Sarah Roessler, ’16
Gun control, gay marriage, feminism, birth control — lately it seems impossible to talk about the news without touching on one of these highly controversial issues. We are living in a divided nation. Not only do these topics spark passion from the common United States citizen, they are also currently being debated by our law makers — and these debates are getting heated. A simple look at the headlines of the past week illustrates the hot topics in our nation.
Ever since the dreadful Newtown school shooting, the debate over gun control has been louder and more controversial than ever. The Washington Post reported on the most recent advancements of gun legislation. Even though the National Rifle Association (NRA) had a few setbacks post-Newtown — new gun limits in Maryland, New York, Colorado, and Connecticut — the NRA is now gaining strength. Originally it seemed as though stricter gun legislation would be a possibility, but now this hope is waning for gun control advocates. The NRA is supporting a background check bill that will actually make it easier for people with mental health problems to obtain guns. This bill is getting the better of many gun control supporters, including Sen. Richard Blumenthal, who initially signed the bill, not realizing all of its implications. The Women in Leadership team had the opportunity to meet with the Connecticut Senator about the Newtown district while in Washington D.C.; her determination made it clear this debate will continue.
In the past week it was impossible to escape the coverage from the Supreme Court’s marriage equality hearings. The court is ruling on two cases about same-sex marriage: “whether California’s Proposition 8 (which voters approved in 2008 to outlaw gay marriage) and the 1996 federal Defense of Marriage Act (which defines marriage as heterosexual and requires the federal government to deny benefits to gay and lesbian couples married in states that allow same-sex unions) are constitutional.” The rulings will no doubt set a precedent, and the American public is full of opinions — if you didn’t know what the red square with the pink equals sign meant before, you do now. An opinion piece from the Huffington Post compared this issue to the old debate of interracial marriage, suggesting that the Supreme Court might rule that states decide their own terms for same-sex marriage.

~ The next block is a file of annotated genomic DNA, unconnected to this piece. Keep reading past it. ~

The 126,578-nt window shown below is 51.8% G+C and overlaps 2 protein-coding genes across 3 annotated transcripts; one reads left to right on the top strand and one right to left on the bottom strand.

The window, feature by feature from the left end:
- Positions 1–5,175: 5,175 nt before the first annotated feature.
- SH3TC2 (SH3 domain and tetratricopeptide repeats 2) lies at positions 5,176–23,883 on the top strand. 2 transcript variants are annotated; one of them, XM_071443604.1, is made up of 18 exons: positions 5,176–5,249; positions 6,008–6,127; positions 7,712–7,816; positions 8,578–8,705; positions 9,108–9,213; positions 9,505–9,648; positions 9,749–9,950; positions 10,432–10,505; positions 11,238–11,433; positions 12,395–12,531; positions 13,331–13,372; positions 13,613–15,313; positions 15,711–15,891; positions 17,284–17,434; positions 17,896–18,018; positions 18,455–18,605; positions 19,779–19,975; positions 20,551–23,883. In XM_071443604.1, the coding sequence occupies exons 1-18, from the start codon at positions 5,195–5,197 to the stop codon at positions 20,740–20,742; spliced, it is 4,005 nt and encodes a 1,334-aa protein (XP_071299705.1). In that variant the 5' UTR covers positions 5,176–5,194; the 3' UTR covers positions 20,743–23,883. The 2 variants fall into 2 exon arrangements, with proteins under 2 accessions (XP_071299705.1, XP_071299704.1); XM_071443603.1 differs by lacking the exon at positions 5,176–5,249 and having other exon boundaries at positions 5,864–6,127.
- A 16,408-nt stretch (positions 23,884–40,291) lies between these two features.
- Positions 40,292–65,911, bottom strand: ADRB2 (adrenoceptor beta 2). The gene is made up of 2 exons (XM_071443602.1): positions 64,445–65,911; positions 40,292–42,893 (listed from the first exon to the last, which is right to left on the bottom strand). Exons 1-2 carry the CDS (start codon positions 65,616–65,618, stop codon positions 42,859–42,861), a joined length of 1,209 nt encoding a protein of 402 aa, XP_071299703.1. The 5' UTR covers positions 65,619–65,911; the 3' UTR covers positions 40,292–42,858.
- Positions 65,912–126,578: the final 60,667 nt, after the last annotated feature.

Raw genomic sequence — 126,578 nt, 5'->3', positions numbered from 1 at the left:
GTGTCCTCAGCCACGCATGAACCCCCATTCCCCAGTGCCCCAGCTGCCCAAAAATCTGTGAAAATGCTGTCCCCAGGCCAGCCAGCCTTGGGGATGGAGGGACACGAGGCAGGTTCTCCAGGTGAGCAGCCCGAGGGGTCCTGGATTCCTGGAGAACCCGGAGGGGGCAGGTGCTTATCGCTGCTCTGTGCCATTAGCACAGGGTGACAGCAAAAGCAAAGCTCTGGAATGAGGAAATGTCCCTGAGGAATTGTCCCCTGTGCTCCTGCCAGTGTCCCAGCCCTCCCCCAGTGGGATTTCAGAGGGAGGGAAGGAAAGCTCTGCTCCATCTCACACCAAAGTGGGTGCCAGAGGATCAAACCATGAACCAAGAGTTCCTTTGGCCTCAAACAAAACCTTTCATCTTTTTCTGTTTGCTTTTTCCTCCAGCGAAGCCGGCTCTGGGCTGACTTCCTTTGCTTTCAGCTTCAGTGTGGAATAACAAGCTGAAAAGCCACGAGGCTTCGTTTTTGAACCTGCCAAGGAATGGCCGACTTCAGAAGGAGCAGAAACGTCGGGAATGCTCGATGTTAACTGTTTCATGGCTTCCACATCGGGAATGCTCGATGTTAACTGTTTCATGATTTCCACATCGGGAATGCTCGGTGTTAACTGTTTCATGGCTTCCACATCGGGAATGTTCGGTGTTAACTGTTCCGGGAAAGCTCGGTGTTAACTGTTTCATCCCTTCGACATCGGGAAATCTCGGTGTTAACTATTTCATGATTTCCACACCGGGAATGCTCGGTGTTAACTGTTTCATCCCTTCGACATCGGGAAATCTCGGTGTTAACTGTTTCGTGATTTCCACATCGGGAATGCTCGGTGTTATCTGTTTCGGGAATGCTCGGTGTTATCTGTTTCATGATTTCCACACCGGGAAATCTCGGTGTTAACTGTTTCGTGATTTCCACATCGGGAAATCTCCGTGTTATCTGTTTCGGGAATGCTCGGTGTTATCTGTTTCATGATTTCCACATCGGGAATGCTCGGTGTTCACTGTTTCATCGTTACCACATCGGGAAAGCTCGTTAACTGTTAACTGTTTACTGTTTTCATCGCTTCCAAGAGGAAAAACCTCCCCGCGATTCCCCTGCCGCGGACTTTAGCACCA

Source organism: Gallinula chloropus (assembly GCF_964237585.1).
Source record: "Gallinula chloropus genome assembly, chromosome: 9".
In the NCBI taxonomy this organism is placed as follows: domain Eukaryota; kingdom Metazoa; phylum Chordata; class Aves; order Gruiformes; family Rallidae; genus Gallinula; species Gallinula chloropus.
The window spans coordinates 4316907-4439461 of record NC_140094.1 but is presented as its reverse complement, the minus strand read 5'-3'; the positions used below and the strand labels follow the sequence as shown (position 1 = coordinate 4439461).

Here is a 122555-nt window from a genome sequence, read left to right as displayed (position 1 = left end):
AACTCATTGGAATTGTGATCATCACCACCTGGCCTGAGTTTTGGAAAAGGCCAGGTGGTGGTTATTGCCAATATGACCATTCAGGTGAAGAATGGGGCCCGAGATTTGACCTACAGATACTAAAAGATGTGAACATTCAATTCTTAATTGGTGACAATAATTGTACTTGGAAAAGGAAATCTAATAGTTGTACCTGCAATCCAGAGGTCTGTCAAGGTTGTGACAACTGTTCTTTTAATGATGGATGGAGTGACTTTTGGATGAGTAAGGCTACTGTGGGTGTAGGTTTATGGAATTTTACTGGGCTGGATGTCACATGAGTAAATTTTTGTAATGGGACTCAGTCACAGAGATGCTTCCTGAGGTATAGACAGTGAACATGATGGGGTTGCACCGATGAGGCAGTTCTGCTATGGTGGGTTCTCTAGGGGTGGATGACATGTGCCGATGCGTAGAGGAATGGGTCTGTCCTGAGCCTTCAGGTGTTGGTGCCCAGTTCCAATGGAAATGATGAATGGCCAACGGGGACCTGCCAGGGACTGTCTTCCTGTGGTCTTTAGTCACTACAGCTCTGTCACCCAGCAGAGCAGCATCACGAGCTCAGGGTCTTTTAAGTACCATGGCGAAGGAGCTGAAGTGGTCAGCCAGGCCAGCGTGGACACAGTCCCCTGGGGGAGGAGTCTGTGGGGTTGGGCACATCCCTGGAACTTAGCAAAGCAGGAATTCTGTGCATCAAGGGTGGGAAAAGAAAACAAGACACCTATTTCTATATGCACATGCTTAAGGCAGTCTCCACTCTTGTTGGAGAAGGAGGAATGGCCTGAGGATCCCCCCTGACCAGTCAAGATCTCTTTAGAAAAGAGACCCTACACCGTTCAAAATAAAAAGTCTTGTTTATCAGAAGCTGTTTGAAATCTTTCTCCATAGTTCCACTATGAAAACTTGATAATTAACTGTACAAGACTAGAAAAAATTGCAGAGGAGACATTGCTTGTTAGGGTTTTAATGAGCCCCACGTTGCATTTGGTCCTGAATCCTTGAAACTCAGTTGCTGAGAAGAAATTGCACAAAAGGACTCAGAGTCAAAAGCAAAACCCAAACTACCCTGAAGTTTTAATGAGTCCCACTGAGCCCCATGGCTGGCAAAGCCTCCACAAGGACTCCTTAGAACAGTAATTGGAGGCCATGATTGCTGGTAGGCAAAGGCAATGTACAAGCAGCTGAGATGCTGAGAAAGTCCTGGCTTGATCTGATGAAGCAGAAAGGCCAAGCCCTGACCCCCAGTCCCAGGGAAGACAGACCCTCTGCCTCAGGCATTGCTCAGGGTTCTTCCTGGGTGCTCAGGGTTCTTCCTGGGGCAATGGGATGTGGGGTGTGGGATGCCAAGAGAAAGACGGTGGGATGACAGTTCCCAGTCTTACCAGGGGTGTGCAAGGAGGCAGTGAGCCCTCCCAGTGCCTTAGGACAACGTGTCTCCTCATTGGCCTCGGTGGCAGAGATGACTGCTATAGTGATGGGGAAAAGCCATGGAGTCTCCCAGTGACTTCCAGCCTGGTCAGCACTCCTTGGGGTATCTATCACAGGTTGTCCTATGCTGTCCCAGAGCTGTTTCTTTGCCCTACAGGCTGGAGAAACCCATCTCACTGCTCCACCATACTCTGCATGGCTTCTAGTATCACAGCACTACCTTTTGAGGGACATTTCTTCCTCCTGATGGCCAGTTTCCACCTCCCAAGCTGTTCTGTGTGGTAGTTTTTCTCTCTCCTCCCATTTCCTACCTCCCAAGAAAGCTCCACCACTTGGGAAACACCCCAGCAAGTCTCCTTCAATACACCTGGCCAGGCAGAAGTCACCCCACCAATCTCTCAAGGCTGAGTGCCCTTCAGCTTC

Then we have feminism, which has experienced a resurgence in the headlines since Sheryl Sandberg’s book, Lean In, hit the shelves. As a member of the Women in Leadership team, we have devoted much time to discussing this book. Sandberg certainly has her critics, but there is no doubt that her book is sparking another wave of feminism. The Week illustrated the need for this wave with an article about Presidents Obama’s comments when introducing the California Attorney General, Kamala Harris, at a fundraiser. The President mentioned many of Harris’s shining qualities, but also referred to her as, “by far the best-looking attorney general in the country.” While Obama surely meant no harm by the comment, it set social media ablaze and made Harris’s looks a topic of national interest. When is that last time this happened for a male Attorney General?
Another topic relating to women in society is that of birth control. The Week also posted an article about Federal Judge Edward R. Korman’s recent ruling that the government must “make the most common form of the morning-after pill, Plan B One-Step, available over-the-counter to women of all ages.” Currently, the pill is only available to women over the age of sixteen. The most interesting part of this decision is that while most scientific organizations are in favor of this decision, one of the main opponents has been President Obama. Although the president was very critical of the Republican Party’s view of birth control while campaigning, he is delaying this ruling from becoming law.
All of this in just one week, not to mention all that’s going on in North Korea as of late: what does all of this controversy mean for our country? Perhaps it’s a good thing — increased political participation is certainly positive. A more negative view points to further polarization in America. So what do we do? We read, we debate, we research, but most importantly, we listen. And maybe if we do enough of that, we will get the results that we are after.